If I mark it for delete in Yast it complains about a dependency with the "microcode_ctl" package. I removed the package and it seems to work without it but I can not uninstall the old kernel no matter what I do.

    How do I remove the modules? What is the name of the package?

    Thanks!

  5. #5

    Default Re: Slow boot and old kernels

    Quote Originally Posted by fhansson View Post
    OK, I tried GRUB but the result is almost the same. It stops at "initrd vmlinuz.. something" for a while and then continues. I don't know if that is normal since my computer is not very fast, it's an Acer Aspire One Netbook with Intel SSD. I tried Windows 8 and it started in 30 sec to desktop, OpenSUSE is more like 1 min 30 sec which is a bit too long.
    Well, the boot loader has to load the kernel and the initrd. At this point there is no hard disk driver loaded yet (there's not even the kernel loaded of course), so it has to use generic routines, possibly calling the BIOS.
    That's slower of course, and might depend on the specific BIOS.

    But there's no way around that. A different boot loader might do things differently, so maybe try LILO or ELILO.

    Other than that, the only way to speed this up is to make the initrd smaller, by uninstalling plymouth f.e.

    Windows on the other hand does all of this completely different. That might explain why it's faster in your case.

    If I mark it for delete in Yast it complains about a dependency with the "microcode_ctl" package. I removed the package and it seems to work without it but I can not uninstall the old kernel no matter what I do.
    What do you mean with "I can not uninstall the old kernel no matter what I do"? What happens when you try to uninstall it?

    Regarding the microcode_ctl package: this does not exist any more in openSUSE 13.1. So it must be a left-over from an older version.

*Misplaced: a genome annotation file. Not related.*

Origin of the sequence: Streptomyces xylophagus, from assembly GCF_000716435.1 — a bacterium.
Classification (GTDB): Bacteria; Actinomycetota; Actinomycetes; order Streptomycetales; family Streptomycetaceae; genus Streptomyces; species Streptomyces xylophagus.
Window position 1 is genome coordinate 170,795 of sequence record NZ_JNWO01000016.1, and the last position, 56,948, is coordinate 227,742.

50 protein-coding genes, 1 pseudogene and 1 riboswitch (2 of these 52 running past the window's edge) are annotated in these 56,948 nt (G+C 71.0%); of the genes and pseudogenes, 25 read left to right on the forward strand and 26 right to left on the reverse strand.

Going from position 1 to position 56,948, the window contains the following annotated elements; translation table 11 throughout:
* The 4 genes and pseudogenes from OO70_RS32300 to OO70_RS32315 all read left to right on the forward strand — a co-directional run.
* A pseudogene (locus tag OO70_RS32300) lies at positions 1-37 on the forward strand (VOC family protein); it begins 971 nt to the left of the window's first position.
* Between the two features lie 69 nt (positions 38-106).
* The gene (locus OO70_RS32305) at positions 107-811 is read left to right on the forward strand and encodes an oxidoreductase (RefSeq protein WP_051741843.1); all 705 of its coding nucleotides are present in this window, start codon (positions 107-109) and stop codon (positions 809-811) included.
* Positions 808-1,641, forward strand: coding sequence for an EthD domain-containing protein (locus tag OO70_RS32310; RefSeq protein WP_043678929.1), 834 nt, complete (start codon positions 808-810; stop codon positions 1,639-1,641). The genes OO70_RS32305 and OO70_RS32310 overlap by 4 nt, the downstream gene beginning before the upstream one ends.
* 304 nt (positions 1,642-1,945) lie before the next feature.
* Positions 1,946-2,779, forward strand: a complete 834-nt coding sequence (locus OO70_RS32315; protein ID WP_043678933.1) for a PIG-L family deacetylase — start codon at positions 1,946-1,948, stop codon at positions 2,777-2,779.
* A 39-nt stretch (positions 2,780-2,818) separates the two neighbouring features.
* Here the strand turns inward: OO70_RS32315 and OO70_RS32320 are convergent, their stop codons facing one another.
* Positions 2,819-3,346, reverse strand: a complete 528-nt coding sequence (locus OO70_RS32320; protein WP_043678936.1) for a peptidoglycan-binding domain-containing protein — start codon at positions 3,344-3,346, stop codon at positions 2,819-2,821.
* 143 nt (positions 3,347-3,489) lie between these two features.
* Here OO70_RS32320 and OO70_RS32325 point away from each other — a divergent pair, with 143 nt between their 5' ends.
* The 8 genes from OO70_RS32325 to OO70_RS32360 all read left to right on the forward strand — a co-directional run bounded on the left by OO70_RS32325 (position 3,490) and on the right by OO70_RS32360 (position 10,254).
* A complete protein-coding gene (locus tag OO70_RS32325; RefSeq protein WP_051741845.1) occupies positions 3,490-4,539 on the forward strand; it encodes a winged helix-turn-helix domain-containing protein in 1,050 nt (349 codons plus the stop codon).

And no, you don't need it.

    How do I remove the modules? What is the name of the package?
    There is no single package. The name depends on the module of course.
    F.e. there's the package "virtualbox-host-kmp-xxx" for the virtualbox kernel modules.

    YaST should tell you what requires the kernel package.

    But again, the second kernel has absolutely no impact on your boot speed.
    Last edited by wolfi323; 18-May-2014 at 09:22.

  6. #6
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    Default Re: Slow boot and old kernels

    On 18/05/2014 18:26, wolfi323 wrote:

    > That's slower of course, and might depend on the specific BIOS.


    Not that noticeably slow... at most, 50 MB have to be read. Even if the
    BIOS is 10 times slower, it would be a question of seconds.

    In theory, at least...

    > But there's no way around that. A different boot loader might do things
    > differently, so maybe try LILO or ELILO.
    >
    > Other than that, the only way to speed this up is to make the initrd
    > smaller, by uninstalling plymouth f.e.


    What if there is a problem in the disk itself?

    I would try an fsck of the partition used for booting, preferably run
    from a Linux live cd, and then I would run the short and long SMART
    tests, with "smartctl" (the --help option and the manual page says how).

    --
    Cheers,
    Carlos E. R.
    (W7 - minas-morgul)

  7. #7

    Default Re: Slow boot and old kernels

    Quote Originally Posted by robin_listas View Post
    On 18/05/2014 18:26, wolfi323 wrote:

    > That's slower of course, and might depend on the specific BIOS.


    Not that noticeably slow... at most, 50 MB have to be read. Even if the
    BIOS is 10 times slower, it would be a question of seconds.

    In theory, at least...
    Well, IIRC at least 12.3 beta took quite long to load the kernel/initrd in VirtualBox.
    30s to 1 minute I think. And I think this had to do with the way grub(2) loads the data.

    A similar thing might happen in the OP's case.

    A bad hard disk could be the reason as well of course. But I guess he would have bigger problems then...

  8. #8